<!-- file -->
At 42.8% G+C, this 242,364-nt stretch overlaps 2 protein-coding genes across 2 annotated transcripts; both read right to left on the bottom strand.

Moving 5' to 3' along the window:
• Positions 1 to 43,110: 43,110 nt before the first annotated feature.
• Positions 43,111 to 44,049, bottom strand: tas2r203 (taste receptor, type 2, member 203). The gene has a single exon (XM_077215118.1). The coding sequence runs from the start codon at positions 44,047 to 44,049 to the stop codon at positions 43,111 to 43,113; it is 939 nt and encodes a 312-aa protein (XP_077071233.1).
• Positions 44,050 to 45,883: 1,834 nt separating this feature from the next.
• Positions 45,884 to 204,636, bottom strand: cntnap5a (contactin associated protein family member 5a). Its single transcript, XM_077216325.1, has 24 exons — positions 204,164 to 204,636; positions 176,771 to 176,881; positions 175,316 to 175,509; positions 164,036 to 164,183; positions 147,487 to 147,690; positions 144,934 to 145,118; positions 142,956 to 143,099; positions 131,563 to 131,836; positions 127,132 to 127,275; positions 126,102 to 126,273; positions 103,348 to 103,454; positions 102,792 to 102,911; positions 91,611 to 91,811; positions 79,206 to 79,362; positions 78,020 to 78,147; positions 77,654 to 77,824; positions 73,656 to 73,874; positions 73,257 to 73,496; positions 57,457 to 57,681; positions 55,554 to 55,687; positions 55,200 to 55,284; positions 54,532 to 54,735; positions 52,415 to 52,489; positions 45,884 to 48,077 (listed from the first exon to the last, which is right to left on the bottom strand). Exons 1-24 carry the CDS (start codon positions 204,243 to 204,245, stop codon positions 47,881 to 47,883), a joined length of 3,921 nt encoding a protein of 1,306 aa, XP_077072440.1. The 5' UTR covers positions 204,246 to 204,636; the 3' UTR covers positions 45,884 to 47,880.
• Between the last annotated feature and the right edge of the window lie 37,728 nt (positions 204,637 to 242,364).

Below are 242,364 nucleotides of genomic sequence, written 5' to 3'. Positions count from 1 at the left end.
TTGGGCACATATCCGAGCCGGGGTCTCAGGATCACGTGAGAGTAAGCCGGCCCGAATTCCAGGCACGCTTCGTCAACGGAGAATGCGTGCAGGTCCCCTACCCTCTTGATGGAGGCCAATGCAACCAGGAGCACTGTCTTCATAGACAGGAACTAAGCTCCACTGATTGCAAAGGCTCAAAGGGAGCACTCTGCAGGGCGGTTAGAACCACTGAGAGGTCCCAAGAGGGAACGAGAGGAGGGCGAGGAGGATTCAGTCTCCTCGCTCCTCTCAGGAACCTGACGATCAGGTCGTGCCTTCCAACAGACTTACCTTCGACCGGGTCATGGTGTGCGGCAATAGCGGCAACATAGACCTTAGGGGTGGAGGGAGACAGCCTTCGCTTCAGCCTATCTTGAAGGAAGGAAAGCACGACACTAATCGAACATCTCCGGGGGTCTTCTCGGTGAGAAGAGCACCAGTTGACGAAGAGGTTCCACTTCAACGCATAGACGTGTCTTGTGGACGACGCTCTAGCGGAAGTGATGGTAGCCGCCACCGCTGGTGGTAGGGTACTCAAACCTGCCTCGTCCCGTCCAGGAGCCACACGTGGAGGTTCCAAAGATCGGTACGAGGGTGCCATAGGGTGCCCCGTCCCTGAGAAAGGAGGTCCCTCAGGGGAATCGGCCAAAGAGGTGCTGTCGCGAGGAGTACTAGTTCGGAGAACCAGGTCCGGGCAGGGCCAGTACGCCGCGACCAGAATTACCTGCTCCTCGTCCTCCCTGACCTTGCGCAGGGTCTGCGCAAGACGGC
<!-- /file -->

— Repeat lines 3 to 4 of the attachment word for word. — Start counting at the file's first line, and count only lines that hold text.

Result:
• Positions 1 to 43,110: 43,110 nt before the first annotated feature.
• Positions 43,111 to 44,049, bottom strand: tas2r203 (taste receptor, type 2, member 203). The gene has a single exon (XM_077215118.1). The coding sequence runs from the start codon at positions 44,047 to 44,049 to the stop codon at positions 43,111 to 43,113; it is 939 nt and encodes a 312-aa protein (XP_077071233.1).